Tuesday, April 23, 2013
In the Company of Wolves by James Michael Larranaga
Book Description: Quin Lighthorn was released from a mental institution in order to help the FBI with an undercover operation—or so he thought. As part of Lighthorn’s undercover job, he becomes an intern at Safe Haven, a firm that pays out a portion of a life insurance plan to a terminally ill person so long as that person makes the firm the insurance policy’s beneficiary. Within minutes of his first day on the job, Lighthorn witnesses a murder. From there, the plot begins to unravel…
Well...from the beginning the novel seemed a bit off. Quin wasn't really believable, and the strange set up of Safe Haven, the company that provides accelerated benefits for the terminally ill, wasn't in the least believable. Now, while it is certainly possible to receive accelerated benefits if your policy provides for it (and there are viatical or life settlement companies that buy policies), Safe Haven from the beginning is obviously a criminal enterprise that buys the policy, then collects on the death of the policy owner. And Safe Haven has no intention of waiting very long, as Quin realizes on his first day on the job.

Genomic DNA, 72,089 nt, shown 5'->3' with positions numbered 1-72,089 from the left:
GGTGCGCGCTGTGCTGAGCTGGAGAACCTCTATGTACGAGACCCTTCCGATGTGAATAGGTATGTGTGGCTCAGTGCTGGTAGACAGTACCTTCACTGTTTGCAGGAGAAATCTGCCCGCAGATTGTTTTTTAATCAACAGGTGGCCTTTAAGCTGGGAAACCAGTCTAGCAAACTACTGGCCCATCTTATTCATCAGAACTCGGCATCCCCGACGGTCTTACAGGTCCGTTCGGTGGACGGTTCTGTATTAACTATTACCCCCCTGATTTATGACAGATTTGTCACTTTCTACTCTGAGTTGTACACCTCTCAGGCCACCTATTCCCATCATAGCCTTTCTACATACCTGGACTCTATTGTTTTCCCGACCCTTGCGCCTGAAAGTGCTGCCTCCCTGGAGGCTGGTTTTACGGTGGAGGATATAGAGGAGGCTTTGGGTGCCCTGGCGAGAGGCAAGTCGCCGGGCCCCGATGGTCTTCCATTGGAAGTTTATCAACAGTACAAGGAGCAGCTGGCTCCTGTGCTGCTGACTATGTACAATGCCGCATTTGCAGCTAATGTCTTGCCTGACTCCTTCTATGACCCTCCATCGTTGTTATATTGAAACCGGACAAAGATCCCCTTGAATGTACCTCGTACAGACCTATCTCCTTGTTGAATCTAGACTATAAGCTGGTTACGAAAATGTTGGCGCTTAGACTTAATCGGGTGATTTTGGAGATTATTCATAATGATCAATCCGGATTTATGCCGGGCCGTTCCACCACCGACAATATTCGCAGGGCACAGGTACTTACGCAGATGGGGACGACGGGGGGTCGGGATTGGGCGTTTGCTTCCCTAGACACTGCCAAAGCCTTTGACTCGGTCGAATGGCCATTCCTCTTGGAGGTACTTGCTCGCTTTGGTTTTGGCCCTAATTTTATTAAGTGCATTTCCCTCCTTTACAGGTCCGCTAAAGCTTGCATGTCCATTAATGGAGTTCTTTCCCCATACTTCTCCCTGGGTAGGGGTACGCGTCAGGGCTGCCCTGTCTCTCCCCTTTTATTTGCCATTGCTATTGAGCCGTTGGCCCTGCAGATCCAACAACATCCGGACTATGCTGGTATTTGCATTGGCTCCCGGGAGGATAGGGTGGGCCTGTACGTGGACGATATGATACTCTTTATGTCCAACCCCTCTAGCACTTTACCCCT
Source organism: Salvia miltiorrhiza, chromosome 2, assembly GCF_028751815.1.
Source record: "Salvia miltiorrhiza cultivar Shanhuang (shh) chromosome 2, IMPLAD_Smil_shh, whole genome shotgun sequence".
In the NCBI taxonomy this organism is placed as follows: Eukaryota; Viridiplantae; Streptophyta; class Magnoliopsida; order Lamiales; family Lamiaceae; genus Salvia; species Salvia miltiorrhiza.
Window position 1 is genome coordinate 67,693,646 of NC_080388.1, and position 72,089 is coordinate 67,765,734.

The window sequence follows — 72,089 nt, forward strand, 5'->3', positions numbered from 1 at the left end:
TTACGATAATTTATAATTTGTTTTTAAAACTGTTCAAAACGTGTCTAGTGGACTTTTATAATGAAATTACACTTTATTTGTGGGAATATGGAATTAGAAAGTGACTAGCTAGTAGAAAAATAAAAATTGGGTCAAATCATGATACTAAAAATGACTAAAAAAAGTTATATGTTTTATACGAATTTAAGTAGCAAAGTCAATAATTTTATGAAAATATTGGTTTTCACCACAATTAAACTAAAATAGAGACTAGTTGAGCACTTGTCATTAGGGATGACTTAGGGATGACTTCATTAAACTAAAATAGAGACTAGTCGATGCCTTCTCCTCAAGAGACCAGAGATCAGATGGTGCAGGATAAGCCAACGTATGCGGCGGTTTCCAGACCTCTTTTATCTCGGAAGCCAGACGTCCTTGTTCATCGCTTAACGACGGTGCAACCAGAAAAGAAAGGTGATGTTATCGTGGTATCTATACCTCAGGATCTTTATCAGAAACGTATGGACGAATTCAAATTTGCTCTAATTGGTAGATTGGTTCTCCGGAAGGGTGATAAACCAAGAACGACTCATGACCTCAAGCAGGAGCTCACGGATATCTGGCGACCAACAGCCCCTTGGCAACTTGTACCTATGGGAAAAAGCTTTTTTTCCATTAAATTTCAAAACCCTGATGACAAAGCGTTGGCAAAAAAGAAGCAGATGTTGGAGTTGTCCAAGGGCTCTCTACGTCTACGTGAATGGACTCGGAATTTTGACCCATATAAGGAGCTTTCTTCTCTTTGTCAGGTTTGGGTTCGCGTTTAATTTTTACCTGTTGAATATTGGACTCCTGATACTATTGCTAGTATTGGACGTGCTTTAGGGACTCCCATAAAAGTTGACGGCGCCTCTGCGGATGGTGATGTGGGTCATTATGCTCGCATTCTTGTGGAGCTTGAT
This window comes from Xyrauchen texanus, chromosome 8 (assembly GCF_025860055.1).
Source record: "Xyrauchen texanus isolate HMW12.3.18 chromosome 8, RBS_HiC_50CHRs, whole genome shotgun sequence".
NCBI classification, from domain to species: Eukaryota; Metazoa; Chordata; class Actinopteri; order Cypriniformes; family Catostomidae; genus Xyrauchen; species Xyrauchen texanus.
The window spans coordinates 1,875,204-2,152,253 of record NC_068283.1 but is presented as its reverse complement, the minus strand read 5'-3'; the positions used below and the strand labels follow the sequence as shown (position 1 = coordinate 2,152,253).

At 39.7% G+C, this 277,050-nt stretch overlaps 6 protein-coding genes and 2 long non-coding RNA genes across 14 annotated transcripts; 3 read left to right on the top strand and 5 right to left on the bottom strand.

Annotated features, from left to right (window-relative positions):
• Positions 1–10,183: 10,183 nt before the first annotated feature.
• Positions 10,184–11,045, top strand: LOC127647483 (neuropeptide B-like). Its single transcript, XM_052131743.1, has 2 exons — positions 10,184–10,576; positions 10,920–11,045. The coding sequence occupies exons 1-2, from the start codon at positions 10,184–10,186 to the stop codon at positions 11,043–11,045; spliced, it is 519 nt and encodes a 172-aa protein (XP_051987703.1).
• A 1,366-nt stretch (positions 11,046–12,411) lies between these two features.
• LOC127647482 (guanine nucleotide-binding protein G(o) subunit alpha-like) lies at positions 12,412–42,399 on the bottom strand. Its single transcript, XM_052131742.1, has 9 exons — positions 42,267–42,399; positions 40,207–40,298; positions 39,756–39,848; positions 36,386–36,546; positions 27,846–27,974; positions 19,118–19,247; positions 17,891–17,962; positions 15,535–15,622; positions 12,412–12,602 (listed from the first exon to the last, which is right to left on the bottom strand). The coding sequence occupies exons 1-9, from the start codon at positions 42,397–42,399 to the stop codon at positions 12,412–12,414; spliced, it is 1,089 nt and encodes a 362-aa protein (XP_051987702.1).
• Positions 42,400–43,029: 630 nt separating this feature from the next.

Note: Quin's lack of believability is somewhat explained later in the book.
I'm pretty good at suspending disbelief, but only if the writing and the plot are good enough to provide enjoyment and if I don't interrupt my reading with constant "Say, what???" thoughts. Not the case with In the Company of Wolves....
It did interest me that in the end, there was a promise of another novel.
This plot was wrapped up, more or less, but another adventure for the nebulous Quin is indicated. Could the series improve? I'm not sure if that is possible, but perhaps getting the weirdness of Quin out of the way in the first novel may leave an opening.
After searching for a link to the novel on various sites, I finally realized that Createspace is a self-publishing company.
Mystery. Sept. 2013.